Wednesday, October 15, 2008

Neal Hefti Is Dead!

You may not know who Neal Hefti is (or actually, WAS), but you know his work... He's the guy who wrote the TV theme for the 1960's version of "Batman"! Here are some sample lyrics:

Dah Dah Dah Dah Dah Dah Dah Dah
Dah Dah Dah Dah Dah Dah Dah Dah

It doesn't seem like the "brain surgery" of TV themes, but Hefti's son says the "Batman" theme was Neal Hefti's most difficult piece, taking him at least one month to compose the driving bass and explosive trumpet bursts.

"He threw away more music paper on this thing than any other song," Paul Hefti told The Associated Press. "It got down to the blues with a funny guitar hook, the lowest common denominator and a fun groove."

Neal Hefti was born Oct. 29, 1922, in Hastings, Neb., and played trumpet with local bands as a teenager to earn money.

I was 5 years old when "Batman" debuted on TV, and while the grownups around me saw the Adam West portrayal of the Caped Crusader as campy, I took it darn seriously! When Mr. Freeze trapped Batman and Robin in giant snowcones at the end of an episode, I worried and fretted for the Dark Knight. I ALWAYS tuned in the next week at the same bat-time and same bat-channel!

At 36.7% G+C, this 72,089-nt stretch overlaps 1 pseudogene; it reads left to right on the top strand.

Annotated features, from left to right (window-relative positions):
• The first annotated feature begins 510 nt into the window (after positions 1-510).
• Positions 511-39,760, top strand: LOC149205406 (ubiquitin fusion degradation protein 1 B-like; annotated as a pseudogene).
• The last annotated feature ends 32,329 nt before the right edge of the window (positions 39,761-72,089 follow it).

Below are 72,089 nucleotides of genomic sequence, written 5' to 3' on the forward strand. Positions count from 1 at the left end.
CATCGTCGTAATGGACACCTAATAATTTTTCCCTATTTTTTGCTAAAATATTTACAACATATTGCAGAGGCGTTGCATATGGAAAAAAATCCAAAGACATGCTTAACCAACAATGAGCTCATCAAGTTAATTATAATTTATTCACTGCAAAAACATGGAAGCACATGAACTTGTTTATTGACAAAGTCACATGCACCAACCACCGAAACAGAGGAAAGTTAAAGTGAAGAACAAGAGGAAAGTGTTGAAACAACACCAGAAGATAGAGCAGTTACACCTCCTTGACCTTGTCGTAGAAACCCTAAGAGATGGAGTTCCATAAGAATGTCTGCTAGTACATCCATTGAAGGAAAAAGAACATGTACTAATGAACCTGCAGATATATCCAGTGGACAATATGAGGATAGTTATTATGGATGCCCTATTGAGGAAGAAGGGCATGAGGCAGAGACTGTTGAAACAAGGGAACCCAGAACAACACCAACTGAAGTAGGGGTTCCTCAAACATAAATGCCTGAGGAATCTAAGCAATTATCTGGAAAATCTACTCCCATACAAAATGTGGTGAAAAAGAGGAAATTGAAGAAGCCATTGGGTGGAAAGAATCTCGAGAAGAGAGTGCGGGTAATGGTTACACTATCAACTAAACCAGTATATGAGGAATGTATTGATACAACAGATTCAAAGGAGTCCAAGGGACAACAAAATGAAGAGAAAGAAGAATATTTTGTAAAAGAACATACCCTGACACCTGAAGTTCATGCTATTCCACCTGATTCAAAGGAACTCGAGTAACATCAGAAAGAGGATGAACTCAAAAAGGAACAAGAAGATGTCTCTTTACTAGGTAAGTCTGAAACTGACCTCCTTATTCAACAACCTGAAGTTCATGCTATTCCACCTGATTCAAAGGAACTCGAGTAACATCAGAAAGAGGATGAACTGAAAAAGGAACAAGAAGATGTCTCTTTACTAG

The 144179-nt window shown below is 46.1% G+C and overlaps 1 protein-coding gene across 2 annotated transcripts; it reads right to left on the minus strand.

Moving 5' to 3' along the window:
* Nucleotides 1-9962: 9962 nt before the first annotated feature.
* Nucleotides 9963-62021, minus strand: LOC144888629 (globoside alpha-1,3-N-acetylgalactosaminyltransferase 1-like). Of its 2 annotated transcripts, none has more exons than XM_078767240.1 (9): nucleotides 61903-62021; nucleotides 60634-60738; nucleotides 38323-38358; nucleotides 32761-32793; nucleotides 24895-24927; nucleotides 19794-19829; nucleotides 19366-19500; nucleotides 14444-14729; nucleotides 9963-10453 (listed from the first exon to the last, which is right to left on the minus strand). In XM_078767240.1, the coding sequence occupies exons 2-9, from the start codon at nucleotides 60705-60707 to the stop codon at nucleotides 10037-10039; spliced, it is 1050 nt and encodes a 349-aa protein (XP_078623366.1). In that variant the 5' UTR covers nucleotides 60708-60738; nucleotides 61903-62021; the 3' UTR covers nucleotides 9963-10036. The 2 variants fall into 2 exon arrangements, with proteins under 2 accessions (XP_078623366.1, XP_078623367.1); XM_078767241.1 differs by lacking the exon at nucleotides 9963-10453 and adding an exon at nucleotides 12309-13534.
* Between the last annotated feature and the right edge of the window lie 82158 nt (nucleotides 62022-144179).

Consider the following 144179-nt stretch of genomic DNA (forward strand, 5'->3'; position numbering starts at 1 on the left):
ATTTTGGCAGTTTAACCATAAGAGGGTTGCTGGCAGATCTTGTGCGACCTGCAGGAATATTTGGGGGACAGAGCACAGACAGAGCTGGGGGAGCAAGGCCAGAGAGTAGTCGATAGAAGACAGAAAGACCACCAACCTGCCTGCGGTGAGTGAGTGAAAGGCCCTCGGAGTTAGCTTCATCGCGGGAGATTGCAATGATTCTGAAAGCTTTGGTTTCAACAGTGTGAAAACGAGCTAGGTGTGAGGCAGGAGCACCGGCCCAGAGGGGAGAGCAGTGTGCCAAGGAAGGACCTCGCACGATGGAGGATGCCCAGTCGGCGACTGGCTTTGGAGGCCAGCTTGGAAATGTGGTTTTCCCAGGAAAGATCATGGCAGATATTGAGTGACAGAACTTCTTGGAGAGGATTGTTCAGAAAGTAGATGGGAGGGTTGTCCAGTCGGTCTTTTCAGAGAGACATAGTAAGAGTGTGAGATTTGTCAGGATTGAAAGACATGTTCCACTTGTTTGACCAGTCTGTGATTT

The show just wouldn't have been the same without it's theme, so thanks Neal!


Julie Matthews said...

Yes, I can attest that you spent every second after school with your pug nose half an inch away from the television. A black-and-white television with rabbit ears, you old fart (kudos to our mother for always calling people old farts).

buddybutler said...

Actually, my old bat-friend, you didn't have to wait until the following week. During most of the series' run, the show aired two-part episodes, on Wednesday and Thursday nights. So you only had to wait one night to find out how the Caped Crusader would escape The Penguin's vat of boiling acid..

Now, thanks to your blog, my brain will be replaying the Batman theme day and night for at least 24 hours..